Qantara Qantara

The al-Shammā‘īn Funduq

  • Name : The al-Shammā‘īn Funduq
  • Place : Fez, Morocco
  • Construction date/period : Thirteenth century
  • Construction materials : brick, mortar, lime, cob
  • Architectural pattern : carved and painted wood
  • Dimensions : 25 m x 23 m; total surface area: around 600 m2
  • Inscriptions :

    In the frieze under the ceiling of the hall, in ornamented kufic script: Qur'an, XXV, 62–64; below: the ta'awwud: A’ūdu bi Allāh mina al-shaytān al-rajīm,التعوذ، أعوذ بالله من الشيطان الرجيم ‘I seek refuge in God against Satan the abuser’; the basmala: bismi Allāh al-Rahmān al-Rahīm  البسملة، بسم الله الرحمن الرحيم’In the name of God, the Merciful and Compassionate’, and the tasliya التصلية: ‘May God bless our lord Muhammad and may He favour him’.

The Funduq is located near the Qarawīyyīn Mosque, and takes its name from the souk of the candle makers (cham', chammā’). It was used as a caravanserai and a dry fruit and vegetable market, with the first floor housing the cobblers.

The door of the Qarawīyyīn Mosque, known as that of the ‘ancient potters’, founded by the Almoravids (1056–1147), was converted into the ‘Shammā‘īn door’ at the beginning of the Marinid era (1196–1549). This Funduq was first mentioned at this time, when the sultan Abū Ya‘qūb Yūsuf (reigned 1286–1307) restored it and turned it into a waqf for the Mosque. Al-Jaznā'ī, a historian at the end of the Marinid era, claimed that the building was already standing at this period. He said that the building was restored on the orders of the qadi (Muslim judge) Muhammad ibn Abī Sabr, at the time when al-Hudūdī was the city governor and before the latter ordered other works in 1290 or 1293. The Funduq probably ties in with the remodelling and reconversion of this part of the centre of Fez at the beginning of the Marinid era. It was ravaged by fires twice, the last of which broke out in 1974; only the hall escaped the flames but the remains of ruined walls are still visible and enable us to reconstitute the building’s organization and layout. 

The entry hall is rectangular in plan, and connects to the north-west corner. The entrance is fitted with a door with double door-leafs, and opens onto a hall divided in two. The wall in this facade, which certainly predates the Marinid era, is made of cob covered by a revetment of fired bricks, a technique applied throughout the building. The monument is organized on three levels: 23 rectangular, almost uniform rooms are arranged around a rectangular courtyard adorned with a wall fountain whose basin still stands, and is surrounded by fourteen square-section, fired-brick pillars (in various states of conservation) that support a gallery.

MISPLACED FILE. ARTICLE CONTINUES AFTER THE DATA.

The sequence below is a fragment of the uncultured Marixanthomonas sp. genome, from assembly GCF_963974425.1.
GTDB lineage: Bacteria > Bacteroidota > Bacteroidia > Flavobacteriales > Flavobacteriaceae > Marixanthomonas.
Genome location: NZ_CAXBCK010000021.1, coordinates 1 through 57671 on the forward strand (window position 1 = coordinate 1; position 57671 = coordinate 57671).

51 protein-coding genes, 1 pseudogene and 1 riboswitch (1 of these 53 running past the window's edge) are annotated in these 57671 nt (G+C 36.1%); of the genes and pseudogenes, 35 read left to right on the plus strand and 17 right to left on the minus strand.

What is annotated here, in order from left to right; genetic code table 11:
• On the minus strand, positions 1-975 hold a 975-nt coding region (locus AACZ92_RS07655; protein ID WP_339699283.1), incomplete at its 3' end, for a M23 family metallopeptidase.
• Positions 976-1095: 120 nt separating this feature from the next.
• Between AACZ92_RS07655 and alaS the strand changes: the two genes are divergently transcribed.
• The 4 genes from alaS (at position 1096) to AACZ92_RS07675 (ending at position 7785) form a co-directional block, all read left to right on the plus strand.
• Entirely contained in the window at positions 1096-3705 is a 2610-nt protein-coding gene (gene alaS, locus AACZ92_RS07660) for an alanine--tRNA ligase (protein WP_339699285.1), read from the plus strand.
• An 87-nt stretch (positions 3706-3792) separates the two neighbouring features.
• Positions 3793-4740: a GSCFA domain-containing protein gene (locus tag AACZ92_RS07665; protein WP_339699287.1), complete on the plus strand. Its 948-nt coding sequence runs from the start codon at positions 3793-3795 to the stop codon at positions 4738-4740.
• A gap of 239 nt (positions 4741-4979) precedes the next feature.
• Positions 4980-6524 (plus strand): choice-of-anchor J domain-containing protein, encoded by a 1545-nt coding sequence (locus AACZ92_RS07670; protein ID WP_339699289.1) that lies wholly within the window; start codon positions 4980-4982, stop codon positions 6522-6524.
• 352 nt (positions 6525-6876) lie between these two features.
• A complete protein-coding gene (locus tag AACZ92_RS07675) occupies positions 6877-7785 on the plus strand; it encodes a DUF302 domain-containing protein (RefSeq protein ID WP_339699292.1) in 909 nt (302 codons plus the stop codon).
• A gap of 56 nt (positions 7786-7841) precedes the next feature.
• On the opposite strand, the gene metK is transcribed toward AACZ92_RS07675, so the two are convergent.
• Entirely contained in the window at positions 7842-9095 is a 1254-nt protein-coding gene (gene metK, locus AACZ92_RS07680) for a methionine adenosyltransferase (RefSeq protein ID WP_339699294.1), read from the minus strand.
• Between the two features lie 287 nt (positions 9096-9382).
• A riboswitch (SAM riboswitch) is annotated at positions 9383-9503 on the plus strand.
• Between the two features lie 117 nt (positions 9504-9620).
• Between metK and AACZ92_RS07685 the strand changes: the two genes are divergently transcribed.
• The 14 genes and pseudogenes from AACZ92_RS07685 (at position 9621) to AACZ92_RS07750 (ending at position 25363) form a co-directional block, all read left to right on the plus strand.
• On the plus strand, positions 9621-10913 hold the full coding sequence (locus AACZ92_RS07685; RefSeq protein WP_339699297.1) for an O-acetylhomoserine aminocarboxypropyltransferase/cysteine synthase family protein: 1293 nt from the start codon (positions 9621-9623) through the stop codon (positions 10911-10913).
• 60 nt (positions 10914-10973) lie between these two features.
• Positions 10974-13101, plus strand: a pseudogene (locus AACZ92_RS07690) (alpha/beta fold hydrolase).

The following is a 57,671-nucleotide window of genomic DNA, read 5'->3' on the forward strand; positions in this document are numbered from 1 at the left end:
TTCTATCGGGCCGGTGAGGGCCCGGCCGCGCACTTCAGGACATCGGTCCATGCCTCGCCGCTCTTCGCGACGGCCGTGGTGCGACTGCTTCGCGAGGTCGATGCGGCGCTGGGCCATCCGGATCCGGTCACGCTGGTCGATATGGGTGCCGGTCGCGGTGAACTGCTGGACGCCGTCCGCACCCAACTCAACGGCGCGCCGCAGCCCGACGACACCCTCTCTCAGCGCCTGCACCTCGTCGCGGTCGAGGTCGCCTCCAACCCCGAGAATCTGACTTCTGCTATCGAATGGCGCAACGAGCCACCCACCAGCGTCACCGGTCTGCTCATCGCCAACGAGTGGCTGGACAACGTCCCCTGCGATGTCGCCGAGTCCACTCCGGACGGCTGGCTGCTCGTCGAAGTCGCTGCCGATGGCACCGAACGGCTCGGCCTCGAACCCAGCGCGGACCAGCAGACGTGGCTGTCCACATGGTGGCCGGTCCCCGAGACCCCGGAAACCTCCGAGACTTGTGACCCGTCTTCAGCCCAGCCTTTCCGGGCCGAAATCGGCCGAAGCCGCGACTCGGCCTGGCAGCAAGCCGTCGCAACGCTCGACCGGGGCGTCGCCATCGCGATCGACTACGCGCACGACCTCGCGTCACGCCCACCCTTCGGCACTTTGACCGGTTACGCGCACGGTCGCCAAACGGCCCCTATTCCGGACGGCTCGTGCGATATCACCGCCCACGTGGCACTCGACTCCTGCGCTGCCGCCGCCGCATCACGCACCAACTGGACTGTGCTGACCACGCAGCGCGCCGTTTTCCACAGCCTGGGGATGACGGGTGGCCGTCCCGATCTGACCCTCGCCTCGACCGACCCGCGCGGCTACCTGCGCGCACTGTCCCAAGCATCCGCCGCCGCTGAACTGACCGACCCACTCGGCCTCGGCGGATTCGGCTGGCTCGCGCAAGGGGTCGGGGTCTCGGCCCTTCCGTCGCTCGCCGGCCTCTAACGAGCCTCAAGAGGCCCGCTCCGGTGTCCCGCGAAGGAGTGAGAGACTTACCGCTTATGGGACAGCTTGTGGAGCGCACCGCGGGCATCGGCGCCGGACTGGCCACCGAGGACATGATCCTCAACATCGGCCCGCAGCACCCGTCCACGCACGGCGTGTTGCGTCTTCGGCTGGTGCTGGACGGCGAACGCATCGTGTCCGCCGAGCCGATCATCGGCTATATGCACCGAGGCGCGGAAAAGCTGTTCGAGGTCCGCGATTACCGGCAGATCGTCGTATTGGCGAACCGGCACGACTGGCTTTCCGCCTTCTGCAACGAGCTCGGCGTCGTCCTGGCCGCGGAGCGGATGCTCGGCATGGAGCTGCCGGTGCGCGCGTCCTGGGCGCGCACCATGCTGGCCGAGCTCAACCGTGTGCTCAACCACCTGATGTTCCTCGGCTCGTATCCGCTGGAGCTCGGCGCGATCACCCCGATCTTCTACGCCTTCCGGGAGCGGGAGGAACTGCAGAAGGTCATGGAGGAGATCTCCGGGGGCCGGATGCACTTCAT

This building’s decorations were exceptional: one can see cedar lintels and corbels on the portico that escaped the ravages of the fires, and which for the most part came from the entry hall. They are adorned with arches with lobed voussoirs, with a mixture of floral and geometric decorations. The composition of these designs demonstrates continuity with anterior works, although some of the elements are new, like the shape of the arch and the rendering of the vegetal forms. While the foiled arch was only used to change a line of writing in Almoravid then Almohad floral decorations, Marinid arches were repeated on a single panel. The composition’s axiality remained just as rigorous: the foliage, however, was no longer used merely to fill areas, but was extended to adorn the spandrels. Several details of the floral decorations are part of a very strong local tradition that can be seen in the Qarawīyyīn Mosque, and these are combined with elements inspired by Andalusian Córdoba. Fine Qur'anic script and inscriptions of good omens are also present, with regular lines and acutely bevelled elegant vertical strokes mimicking a swan’s neck, on a ground of pinecones and palm leaves. They attest to the return to local traditions of the eleventh to twelfth centuries and to those of the al-Andalus of the eleventh century.

The Shammā‘īn funduq was a building with economic functions, located in the heart of the city of Fez. Its restoration and immobilization for the Great Qarawīyyīn Mosque were related to the symbolic conquest of the city by the Marinids; their madrasa construction programme debuted with the sultan, who restored the monument and constituted it in waqf (endowment).


Khechine, T., Etude monographique et essai de restitution et de réhabilitation du Fondouk Chammaïn de Fès, Mémoire de fin d'études, INSAP, Rabat, 1997.


Cambazard-Amahan, C., Le décor sur bois dans l'architecture de Fès, époques almoravide, almohade et début mérinide, Paris, 1989, CNRS.

Le Tourneau, R., Fès avant le Protectorat, Casablanca, 1949, Publications de l'Institut des Hautes Etudes Marocaines, XLV.

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